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"Past, Present, and Future: The Journey of American Soccer"

Part III of the Original Series

"Serving the City and Changing the World: A Conversation with Mark Geissbauer"

When most people think of American soccer, they think of Major League Soccer (MLS). MLS is attractive to both casual and hardcore fans because of their internationally recognized star players and some of the best young talent in the world. However, some of the best soccer here in the U.S. and Canada is played on fields manned by USL (United Soccer League) teams. The USL and its success are best measured by the performance of its teams in the CONCACAF Champions' League.

To gain a perspective unique to the USL, we decided to speak with an executive from the Cleveland City Stars of the USL's 1st Division. Mark Geissbauer currently serves as General Manager of the team, but is more than that. He has been described as "one of the hardest working executives in the soccer business.  He is dedicated beyond belief." More importantly he is called "a true friend" and a man with "an insatiable passion for excellence."

Mark literally has a world of experience. Mark was the General Manager for the Cascade Surge of the PDL during their 2004 and 2005 seasons, leading the team to a PDL Championship in both 2004 and 2005. The USL honored Geissbauer as PDL Executive of the Year in 2005 and USL-2 Executive of the Year in 2007. He was also involved in planning for the 2006 World Cup in Germany.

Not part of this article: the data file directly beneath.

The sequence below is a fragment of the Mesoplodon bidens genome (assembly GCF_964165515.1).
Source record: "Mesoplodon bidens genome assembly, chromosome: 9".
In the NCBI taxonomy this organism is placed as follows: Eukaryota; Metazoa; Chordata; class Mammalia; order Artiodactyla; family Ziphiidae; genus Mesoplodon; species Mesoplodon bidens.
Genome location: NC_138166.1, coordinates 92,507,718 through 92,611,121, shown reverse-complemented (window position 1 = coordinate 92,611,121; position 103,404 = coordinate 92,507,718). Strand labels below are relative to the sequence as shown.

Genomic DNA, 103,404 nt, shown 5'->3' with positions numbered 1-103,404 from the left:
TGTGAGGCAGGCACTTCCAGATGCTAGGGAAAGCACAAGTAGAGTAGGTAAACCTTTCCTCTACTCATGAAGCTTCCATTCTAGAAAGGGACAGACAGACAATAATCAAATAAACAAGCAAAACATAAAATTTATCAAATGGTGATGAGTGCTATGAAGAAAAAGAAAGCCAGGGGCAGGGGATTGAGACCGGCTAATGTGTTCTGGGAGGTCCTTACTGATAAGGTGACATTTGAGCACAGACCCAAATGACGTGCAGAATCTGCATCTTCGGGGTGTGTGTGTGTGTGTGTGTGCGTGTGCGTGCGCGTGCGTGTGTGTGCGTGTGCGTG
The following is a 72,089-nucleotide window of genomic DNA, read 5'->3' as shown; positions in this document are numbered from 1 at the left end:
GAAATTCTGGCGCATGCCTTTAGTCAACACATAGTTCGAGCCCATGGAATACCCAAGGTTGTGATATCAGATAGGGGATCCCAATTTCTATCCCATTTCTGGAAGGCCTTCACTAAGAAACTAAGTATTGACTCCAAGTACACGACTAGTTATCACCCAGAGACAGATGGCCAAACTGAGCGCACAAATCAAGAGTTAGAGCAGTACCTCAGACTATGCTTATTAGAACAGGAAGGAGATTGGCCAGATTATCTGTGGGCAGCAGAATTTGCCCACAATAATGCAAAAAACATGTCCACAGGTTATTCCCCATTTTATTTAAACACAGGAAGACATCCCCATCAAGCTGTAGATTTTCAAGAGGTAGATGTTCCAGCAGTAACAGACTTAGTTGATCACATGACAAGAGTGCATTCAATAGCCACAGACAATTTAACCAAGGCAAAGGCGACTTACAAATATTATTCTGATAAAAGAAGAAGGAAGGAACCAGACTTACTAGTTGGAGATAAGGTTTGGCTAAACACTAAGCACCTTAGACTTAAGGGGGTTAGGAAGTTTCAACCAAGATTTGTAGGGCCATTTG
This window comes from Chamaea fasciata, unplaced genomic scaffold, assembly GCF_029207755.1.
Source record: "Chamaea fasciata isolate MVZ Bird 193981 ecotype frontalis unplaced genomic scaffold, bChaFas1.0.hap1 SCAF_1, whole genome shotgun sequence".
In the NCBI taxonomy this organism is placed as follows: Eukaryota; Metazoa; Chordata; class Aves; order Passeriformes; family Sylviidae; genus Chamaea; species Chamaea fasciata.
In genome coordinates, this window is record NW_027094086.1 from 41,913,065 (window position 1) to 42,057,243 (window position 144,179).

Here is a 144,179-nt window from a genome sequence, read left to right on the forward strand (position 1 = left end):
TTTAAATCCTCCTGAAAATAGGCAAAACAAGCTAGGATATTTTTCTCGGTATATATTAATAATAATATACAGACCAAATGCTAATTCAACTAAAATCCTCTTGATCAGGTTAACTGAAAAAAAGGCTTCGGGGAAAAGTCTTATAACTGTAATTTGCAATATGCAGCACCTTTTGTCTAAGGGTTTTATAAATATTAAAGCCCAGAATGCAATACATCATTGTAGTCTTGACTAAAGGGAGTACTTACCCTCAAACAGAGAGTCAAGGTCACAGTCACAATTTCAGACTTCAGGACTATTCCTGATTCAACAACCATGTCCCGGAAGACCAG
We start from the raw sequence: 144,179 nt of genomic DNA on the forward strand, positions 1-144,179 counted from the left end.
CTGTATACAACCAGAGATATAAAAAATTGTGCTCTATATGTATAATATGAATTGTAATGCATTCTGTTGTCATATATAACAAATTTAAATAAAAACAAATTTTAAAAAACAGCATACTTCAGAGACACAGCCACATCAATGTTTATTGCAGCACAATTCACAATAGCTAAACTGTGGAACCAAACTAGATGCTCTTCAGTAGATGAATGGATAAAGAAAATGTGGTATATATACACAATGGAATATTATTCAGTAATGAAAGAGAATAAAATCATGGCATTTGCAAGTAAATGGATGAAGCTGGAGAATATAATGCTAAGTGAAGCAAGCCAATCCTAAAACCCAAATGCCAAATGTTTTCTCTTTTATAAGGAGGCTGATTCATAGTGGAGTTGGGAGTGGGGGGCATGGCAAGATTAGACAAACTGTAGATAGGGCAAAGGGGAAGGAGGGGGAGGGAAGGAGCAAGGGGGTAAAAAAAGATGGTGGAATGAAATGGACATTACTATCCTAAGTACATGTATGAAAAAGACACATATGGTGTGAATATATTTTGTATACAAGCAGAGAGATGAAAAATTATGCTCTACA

Geissbauer is a visible and vocal spokesman for the team and more importantly Ohio's best example of a soccer ambassador. Geissbauer, along with other front office staff and players, is trying to build a tradition of excellence fused with a sense of community and service. His dream is to build a culture where soccer will continue to thrive for decades and generations to come. Geissbauer hopes to return to Cleveland in 50 years and find great, entertaining soccer thriving in the city. There are many challenges to this goal, but the City Stars as an organization are up to the challenge. The City Stars have already made a successful transition from USL-2 to USL-1. They have acquired the rights to play in a new stadium and have hired a new coach. The club is now building a foundation of passionate fans that will surely increase over the years.

However, there is no shortage of obstacles for the City Stars and the USL in general. The City Stars operate in strong sport market with a great deal of competition like the Cavaliers (NBA), Browns (NFL), and the Indians (MLB). The USL keeps losing its best teams (Vancouver, Portland) as well because of MLS expansion. The loss of these two clubs takes the West Coast out of the USL.

The roster was completely reworked since last season, but talent from all over the world was brought in. Geissbauer and the City Stars have extensive international contacts, perhaps the largest "list" in the USL or even MLS. They often know about players other teams don't; this discovery process is crucial to their future. USL teams do not have millions to invest in a single player like European clubs or even Designated Player allocations like MLS. USL teams could spend large amounts of money if they had it because there is no salary cap and little regulation. Geissbauer sees the USL and MLS working closely together some day. The City Stars have already partnered with the Columbus Crew of MLS. The best role of USL might be acting as a feeder system for MLS. He is not the first to suggest this.